Trait iced::Sandbox

source ·
pub trait Sandbox {
    type Message: Debug + Send;

    // Required methods
    fn new() -> Self;
    fn title(&self) -> String;
    fn update(&mut self, message: Self::Message);
    fn view(&self) -> Element<'_, Self::Message>;

    // Provided methods
    fn theme(&self) -> Theme { ... }
    fn style(&self) -> Application { ... }
    fn scale_factor(&self) -> f64 { ... }
    fn run(settings: Settings<()>) -> Result<(), Error>
       where Self: 'static + Sized { ... }
Expand description

A sandboxed Application.

If you are a just getting started with the library, this trait offers a simpler interface than Application.

Unlike an Application, a Sandbox cannot run any asynchronous actions or be initialized with some external flags. However, both traits are very similar and upgrading from a Sandbox is very straightforward.

Therefore, it is recommended to always start by implementing this trait and upgrade only once necessary.


The repository has a bunch of examples that use the Sandbox trait:

  • bezier_tool, a Paint-like tool for drawing Bézier curves using the Canvas widget.
  • counter, the classic counter example explained in the overview.
  • custom_widget, a demonstration of how to build a custom widget that draws a circle.
  • geometry, a custom widget showcasing how to draw geometry with the Mesh2D primitive in iced_wgpu.
  • pane_grid, a grid of panes that can be split, resized, and reorganized.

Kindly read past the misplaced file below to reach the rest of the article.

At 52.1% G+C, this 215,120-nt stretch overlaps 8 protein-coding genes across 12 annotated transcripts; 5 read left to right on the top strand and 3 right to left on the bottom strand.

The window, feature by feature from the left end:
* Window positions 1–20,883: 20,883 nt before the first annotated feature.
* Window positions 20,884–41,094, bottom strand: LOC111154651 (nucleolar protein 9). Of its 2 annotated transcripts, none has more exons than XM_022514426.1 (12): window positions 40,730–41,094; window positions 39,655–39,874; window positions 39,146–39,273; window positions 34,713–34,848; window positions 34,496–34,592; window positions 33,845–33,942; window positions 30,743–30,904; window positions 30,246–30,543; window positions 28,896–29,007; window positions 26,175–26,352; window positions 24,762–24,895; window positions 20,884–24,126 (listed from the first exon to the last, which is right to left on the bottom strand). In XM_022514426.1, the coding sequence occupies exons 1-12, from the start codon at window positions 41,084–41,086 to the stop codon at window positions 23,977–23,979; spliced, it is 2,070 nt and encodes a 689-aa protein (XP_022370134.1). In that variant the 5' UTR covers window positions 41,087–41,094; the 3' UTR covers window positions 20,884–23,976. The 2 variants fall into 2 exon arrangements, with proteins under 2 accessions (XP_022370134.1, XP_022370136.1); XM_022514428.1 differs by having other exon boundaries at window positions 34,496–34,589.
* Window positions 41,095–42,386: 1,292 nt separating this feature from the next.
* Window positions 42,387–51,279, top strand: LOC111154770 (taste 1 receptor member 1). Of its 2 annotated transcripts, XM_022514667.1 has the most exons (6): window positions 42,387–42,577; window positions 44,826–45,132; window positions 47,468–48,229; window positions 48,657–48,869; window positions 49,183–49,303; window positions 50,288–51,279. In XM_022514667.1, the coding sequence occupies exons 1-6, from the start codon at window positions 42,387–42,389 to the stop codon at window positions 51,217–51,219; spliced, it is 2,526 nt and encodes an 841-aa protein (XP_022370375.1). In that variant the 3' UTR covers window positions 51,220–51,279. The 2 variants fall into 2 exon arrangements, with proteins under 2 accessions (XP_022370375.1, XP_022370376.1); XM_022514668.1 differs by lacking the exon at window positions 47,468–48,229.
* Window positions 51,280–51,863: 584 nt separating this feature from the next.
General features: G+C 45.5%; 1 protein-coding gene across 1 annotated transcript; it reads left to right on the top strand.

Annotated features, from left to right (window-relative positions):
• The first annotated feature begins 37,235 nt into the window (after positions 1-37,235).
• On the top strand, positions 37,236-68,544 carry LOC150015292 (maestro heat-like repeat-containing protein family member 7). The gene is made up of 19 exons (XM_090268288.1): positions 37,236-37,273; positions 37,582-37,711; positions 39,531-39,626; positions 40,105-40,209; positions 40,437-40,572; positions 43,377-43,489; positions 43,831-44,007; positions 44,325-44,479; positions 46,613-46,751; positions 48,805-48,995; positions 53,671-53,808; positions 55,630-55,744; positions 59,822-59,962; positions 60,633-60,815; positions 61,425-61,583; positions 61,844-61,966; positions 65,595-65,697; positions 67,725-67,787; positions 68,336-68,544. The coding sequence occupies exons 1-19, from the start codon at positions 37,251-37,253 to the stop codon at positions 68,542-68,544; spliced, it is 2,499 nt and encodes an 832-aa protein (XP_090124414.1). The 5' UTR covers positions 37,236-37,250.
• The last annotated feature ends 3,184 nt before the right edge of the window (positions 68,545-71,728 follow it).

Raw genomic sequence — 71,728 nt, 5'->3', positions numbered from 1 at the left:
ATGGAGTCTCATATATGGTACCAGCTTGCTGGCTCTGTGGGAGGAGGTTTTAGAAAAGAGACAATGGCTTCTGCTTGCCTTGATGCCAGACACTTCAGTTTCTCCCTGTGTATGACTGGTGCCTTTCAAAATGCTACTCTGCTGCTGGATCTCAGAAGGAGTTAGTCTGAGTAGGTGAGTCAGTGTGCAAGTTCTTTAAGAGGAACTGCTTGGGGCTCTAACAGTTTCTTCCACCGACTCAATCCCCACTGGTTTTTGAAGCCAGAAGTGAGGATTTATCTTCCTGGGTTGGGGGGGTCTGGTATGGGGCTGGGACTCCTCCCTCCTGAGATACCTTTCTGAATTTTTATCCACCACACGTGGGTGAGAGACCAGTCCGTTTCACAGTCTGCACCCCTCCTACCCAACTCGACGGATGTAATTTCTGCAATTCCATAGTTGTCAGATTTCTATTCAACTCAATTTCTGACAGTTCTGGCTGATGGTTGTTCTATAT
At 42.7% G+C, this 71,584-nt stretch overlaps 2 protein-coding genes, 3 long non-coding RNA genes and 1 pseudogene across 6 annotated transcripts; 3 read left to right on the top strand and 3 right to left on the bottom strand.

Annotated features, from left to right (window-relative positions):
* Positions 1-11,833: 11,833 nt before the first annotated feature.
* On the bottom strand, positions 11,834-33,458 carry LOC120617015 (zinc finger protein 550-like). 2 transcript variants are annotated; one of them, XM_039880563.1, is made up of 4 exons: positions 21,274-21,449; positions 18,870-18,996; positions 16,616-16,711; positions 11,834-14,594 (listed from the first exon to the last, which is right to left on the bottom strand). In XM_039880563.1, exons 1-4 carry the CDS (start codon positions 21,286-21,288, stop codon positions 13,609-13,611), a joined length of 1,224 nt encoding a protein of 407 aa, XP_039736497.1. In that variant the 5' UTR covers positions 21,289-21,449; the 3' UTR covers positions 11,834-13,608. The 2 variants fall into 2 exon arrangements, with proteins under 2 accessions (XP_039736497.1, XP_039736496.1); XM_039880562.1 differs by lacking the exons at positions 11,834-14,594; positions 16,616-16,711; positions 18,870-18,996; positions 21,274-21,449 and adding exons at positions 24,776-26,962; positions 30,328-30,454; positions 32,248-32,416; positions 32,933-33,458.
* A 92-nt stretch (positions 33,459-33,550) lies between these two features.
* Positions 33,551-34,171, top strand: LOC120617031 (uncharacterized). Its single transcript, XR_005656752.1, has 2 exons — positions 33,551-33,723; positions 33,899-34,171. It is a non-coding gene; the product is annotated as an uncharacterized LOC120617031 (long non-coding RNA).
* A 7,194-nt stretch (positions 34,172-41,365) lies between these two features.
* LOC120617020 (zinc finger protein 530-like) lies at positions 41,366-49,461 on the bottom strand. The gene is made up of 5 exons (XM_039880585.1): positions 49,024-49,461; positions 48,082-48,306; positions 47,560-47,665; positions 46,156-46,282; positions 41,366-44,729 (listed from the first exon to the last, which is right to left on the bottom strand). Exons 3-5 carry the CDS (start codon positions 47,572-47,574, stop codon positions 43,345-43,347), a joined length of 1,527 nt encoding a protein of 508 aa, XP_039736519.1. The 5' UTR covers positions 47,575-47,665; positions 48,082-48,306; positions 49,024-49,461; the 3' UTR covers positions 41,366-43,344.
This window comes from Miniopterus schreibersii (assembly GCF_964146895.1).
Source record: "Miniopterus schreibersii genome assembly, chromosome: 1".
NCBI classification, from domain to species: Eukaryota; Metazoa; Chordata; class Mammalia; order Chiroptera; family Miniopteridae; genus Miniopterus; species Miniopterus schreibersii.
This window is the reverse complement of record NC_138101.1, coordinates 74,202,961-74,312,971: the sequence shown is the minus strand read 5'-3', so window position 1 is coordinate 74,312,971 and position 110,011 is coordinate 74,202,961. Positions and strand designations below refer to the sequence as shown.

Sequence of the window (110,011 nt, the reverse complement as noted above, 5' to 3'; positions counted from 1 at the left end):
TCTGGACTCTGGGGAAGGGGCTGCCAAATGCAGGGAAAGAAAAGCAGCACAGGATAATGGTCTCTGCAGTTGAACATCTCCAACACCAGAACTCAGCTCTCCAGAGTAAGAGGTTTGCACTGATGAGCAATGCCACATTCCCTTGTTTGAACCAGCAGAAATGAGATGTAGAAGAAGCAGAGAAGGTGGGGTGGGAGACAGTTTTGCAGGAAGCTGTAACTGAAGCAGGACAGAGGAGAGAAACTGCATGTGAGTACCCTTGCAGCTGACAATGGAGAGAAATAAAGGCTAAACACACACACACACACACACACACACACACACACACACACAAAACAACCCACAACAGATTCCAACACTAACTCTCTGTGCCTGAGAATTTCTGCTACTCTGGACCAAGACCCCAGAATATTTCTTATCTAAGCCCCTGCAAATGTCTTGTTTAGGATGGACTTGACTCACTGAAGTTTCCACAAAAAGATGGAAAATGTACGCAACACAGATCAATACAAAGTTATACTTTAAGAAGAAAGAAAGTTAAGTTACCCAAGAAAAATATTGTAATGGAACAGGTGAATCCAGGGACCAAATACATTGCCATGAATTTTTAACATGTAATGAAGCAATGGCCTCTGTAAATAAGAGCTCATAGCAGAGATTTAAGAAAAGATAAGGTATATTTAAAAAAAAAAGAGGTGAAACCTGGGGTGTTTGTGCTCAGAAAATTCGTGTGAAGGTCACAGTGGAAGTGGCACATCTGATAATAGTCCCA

• progress_bar, a simple progress bar that can be filled by using a slider.
  • styling, an example showcasing custom styling with a light and dark theme.
  • svg, an application that renders the Ghostscript Tiger by leveraging the Svg widget.
  • tour, a simple UI tour that can run both on native platforms and the web!

§A simple “Hello, world!”

If you just want to get started, here is a simple Sandbox that says “Hello, world!”:

use iced::{Element, Sandbox, Settings};

pub fn main() -> iced::Result {

struct Hello;

impl Sandbox for Hello {
    type Message = ();

    fn new() -> Hello {

    fn title(&self) -> String {
        String::from("A cool application")

    fn update(&mut self, _message: Self::Message) {
        // This application has no interactions

    fn view(&self) -> Element<Self::Message> {
        "Hello, world!".into()

Required Associated Types§


type Message: Debug + Send

The type of messages your Sandbox will produce.

Required Methods§


fn new() -> Self

Initializes the Sandbox.

Here is where you should return the initial state of your app.


fn title(&self) -> String

Returns the current title of the Sandbox.

This title can be dynamic! The runtime will automatically update the title of your application when necessary.


fn update(&mut self, message: Self::Message)

Handles a message and updates the state of the Sandbox.

This is where you define your update logic. All the messages, produced by user interactions, will be handled by this method.


fn view(&self) -> Element<'_, Self::Message>

Returns the widgets to display in the Sandbox.

These widgets can produce messages based on user interaction.

Provided Methods§


fn theme(&self) -> Theme

Returns the current Theme of the Sandbox.

If you want to use your own custom theme type, you will have to use an Application.

By default, it returns Theme::default.


fn style(&self) -> Application

Returns the current style variant of theme::Application.

By default, it returns theme::Application::default.


fn scale_factor(&self) -> f64

Returns the scale factor of the Sandbox.

It can be used to dynamically control the size of the UI at runtime (i.e. zooming).

For instance, a scale factor of 2.0 will make widgets twice as big, while a scale factor of 0.5 will shrink them to half their size.

By default, it returns 1.0.


fn run(settings: Settings<()>) -> Result<(), Error>
where Self: 'static + Sized,

Runs the Sandbox.

On native platforms, this method will take control of the current thread and will NOT return.

It should probably be that last thing you call in your main function.

Object Safety§

This trait is not object safe.